There are lots of materials available through your Alameda County Library System that offer sound advice on losing weight or not adding it on to begin with.  Some suggestions:

Fat-free holiday recipes / Sandra Woodruff       641.568 WOODRUFF, S

Perfect light desserts : fabulous cakes, cookies, pies, and more made with real butter, sugar, flour, and eggs, all under 300 calories per generous serving / Nick Malgieri and David Joachim                   641.86 MALGIERI

Healthy homestyle desserts : 150 fabulous treats with a fraction of the fat and calories / Evelyn Tribole ; photographs by Sally Ann Ullman       641.86 TRIBOLE

American Heart Association low-fat & luscious desserts : cakes, cookies, pies, and other temptations                                         641.5638 AMERICAN

500 fat-free recipes : a complete guide to reducing the fat in your diet : 500 recipes from soup to dessert containing one gram of fat or less / Sarah Schlesinger                          641.5638 SCHLESINGER, S

The Eating well new favorites cookbook : more great recipes from The Magazine of Food & Health                          641.5636 EATING

The 99% fat-free book of appetizers and desserts : more than 125 stylish and satisfying recipes with less than 1 gram of fat / Barry Bluestein & Kevin Morrissey     641.563 BLUESTEIN

Betty Crocker’s low-fat, low-cholesterol cookbook     641.5638 CROCKER

All-new complete Cooking light cookbook / compiled and edited by Anne C. Cain      641.56384 ALL

Now eat this! : 150 of America’s favorite comfort foods, all under 350 calories / Rocco DiSpirito                                            641.5635 DISPIRITO

EatingWell 500 calorie dinners : easy, delicious recipes & menus / by Jessie Price, Nicci Micco & the EatingWell Test Kitchen       641.5635 PRICE

Slim & scrumptious : more than 75 delicious, healthy meals your family will love / Joy Bauer ; photographs by Joseph DeLeo           641.5635 BAUER

The complete cooking light cookbook / compiled and edited by Cathy A. Wesler          641.5635 WESLER  

Cook it light desserts / Jeanne Jones      641.86 JONES


In this time of holiday joy and happiness, there are many people in Alameda County that cannot afford well balanced meals for themselves and their families.  Due to the economic downturn, many never imagined they would be struggling to put food on their tables.  Many are desperate and calling for our help to put food in empty cupboards across Alameda County.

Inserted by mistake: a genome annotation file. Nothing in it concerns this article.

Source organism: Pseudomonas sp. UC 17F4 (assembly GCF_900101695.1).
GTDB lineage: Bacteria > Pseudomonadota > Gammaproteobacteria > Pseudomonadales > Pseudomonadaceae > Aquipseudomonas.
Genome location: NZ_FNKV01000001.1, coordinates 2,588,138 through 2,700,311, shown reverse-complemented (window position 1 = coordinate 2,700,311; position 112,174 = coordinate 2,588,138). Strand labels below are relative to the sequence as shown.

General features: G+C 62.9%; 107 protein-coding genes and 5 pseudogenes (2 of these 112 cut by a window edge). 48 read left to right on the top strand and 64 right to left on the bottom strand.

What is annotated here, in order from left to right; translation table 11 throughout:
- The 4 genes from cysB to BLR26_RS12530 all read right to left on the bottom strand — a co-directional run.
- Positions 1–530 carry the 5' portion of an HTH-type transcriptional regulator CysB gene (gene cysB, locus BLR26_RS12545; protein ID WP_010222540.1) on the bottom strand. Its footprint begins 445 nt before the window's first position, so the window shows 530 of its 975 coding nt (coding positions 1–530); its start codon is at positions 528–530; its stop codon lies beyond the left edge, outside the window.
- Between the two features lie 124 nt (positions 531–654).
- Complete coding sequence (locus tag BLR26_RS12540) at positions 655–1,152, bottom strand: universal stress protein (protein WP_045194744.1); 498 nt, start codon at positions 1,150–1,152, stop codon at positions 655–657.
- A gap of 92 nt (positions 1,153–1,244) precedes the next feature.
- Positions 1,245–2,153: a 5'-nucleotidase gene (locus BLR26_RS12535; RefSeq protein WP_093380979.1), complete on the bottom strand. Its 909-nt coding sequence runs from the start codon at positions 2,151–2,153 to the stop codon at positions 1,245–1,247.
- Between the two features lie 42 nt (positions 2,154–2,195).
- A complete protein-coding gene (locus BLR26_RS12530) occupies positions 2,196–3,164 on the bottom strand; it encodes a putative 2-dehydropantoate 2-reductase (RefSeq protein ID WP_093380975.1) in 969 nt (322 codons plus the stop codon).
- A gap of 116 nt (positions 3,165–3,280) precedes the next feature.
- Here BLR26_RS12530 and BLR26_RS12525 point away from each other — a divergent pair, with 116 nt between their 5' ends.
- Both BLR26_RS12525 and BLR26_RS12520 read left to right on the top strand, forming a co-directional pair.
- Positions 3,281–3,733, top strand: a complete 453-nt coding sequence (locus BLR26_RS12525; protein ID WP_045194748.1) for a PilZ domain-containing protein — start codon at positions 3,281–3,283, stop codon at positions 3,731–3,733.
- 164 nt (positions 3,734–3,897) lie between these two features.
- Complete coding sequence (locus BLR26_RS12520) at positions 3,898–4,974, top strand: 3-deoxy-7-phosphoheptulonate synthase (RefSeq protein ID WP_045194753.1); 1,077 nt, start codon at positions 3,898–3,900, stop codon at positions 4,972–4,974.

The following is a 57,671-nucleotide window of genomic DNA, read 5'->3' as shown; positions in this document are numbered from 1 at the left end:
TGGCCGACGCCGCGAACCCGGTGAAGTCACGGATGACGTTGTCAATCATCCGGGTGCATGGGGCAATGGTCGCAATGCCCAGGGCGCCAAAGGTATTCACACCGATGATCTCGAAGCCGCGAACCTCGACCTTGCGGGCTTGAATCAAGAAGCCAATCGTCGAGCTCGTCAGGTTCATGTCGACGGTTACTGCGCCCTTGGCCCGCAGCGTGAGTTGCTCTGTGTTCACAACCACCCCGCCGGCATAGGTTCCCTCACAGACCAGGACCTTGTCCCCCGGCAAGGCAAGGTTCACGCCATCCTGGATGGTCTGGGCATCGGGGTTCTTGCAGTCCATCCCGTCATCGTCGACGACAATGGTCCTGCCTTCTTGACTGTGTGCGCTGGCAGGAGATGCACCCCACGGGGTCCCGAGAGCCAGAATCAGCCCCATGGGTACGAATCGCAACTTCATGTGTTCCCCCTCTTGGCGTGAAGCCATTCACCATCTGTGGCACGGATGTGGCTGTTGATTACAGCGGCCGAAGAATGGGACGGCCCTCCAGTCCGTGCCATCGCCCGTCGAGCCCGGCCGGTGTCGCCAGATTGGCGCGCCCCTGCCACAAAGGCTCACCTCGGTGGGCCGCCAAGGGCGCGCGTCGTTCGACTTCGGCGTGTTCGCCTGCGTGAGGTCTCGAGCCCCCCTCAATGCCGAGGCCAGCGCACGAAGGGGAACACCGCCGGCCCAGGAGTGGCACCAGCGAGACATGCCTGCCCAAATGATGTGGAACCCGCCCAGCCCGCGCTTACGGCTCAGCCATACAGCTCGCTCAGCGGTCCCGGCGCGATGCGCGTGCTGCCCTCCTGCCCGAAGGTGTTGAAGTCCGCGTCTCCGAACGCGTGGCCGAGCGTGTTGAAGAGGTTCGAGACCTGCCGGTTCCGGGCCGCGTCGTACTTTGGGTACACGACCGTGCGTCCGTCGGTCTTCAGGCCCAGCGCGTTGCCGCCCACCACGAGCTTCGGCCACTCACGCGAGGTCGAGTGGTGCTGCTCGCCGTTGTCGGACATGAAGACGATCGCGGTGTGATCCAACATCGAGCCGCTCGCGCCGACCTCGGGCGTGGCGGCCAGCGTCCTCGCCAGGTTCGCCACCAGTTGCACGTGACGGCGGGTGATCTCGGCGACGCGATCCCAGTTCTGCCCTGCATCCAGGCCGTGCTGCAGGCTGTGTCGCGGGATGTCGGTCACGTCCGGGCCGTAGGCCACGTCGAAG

What can we do?                         

The employees of Alameda County Library would like to invite the public to join us in our fight against hunger by donating to the Alameda County Community Food Bank.  By going to  and clicking on the Virtual Food Drive link, one will be redirected to the donation page.  Your donations will help provide low-income families and individuals with emergency food assistance and the most invaluable resource of all, hope.

The Dublin Library has teamed up with the Alameda County Community Food Bank to have two donation barrels on our lobby.

More information on can be found at:

Robert Reich is a Chancellor’s Professor of Public Policy at the University of California, Berkeley.  He served in three national administrations, most recently as Secretary of Labor under President Bill Clinton.  In his latest book, “Aftershock  The Next Economy and America’s Future”, he argues persuasively that the reason the nation’s economy almost had a meltdown in 2008 is due to the increasing concentration of income at the top, and due to  a middle class that has gone deeply into debt to maintain what it views as a decent standard of living. 

He talks about the three major coping mechanisms that the middle class had adopted starting in 1975 to preserve a decent standard of living – women moved into paid work (often because a single income wouldn’t support a family), everyone worked longer hours (many more hours than the average European or Japanese worker), and drawing down savings and borrowing to the hilt. 

Reich writes presciently about an Independence Party (read Tea Party) that could take power in a decade that will adopt often extreme measures to restore some semblance of economic justice in the country, unless other reforms are put in place.  Such politics of anger will continue to grow as more Americans conclude that the economic and political game is rigged  for the benefit of the already ultra-rich and corporations.